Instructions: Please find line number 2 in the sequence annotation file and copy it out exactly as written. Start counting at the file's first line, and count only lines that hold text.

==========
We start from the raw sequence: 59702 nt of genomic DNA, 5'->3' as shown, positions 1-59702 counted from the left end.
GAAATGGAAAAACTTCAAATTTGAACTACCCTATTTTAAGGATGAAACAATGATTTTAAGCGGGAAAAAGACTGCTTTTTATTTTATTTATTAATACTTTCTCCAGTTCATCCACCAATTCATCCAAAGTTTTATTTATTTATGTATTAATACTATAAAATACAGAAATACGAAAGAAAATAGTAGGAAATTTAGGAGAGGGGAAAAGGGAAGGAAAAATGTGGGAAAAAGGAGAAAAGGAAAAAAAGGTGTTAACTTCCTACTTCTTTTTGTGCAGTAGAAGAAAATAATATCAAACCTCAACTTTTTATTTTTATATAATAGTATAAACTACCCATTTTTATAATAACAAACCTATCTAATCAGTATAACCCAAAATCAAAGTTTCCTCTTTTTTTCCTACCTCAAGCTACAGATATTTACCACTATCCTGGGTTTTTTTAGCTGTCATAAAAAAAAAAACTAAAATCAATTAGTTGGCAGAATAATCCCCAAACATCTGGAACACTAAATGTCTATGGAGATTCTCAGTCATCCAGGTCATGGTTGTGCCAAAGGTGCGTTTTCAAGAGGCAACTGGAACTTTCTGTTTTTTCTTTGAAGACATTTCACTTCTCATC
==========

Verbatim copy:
GAAATGGAAAAACTTCAAATTTGAACTACCCTATTTTAAGGATGAAACAATGATTTTAAGCGGGAAAAAGACTGCTTTTTATTTTATTTATTAATACTTTCTCCAGTTCATCCACCAATTCATCCAAAGTTTTATTTATTTATGTATTAATACTATAAAATACAGAAATACGAAAGAAAATAGTAGGAAATTTAGGAGAGGGGAAAAGGGAAGGAAAAATGTGGGAAAAAGGAGAAAAGGAAAAAAAGGTGTTAACTTCCTACTTCTTTTTGTGCAGTAGAAGAAAATAATATCAAACCTCAACTTTTTATTTTTATATAATAGTATAAACTACCCATTTTTATAATAACAAACCTATCTAATCAGTATAACCCAAAATCAAAGTTTCCTCTTTTTTTCCTACCTCAAGCTACAGATATTTACCACTATCCTGGGTTTTTTTAGCTGTCATAAAAAAAAAAACTAAAATCAATTAGTTGGCAGAATAATCCCCAAACATCTGGAACACTAAATGTCTATGGAGATTCTCAGTCATCCAGGTCATGGTTGTGCCAAAGGTGCGTTTTCAAGAGGCAACTGGAACTTTCTGTTTTTTCTTTGAAGACATTTCACTTCTCATC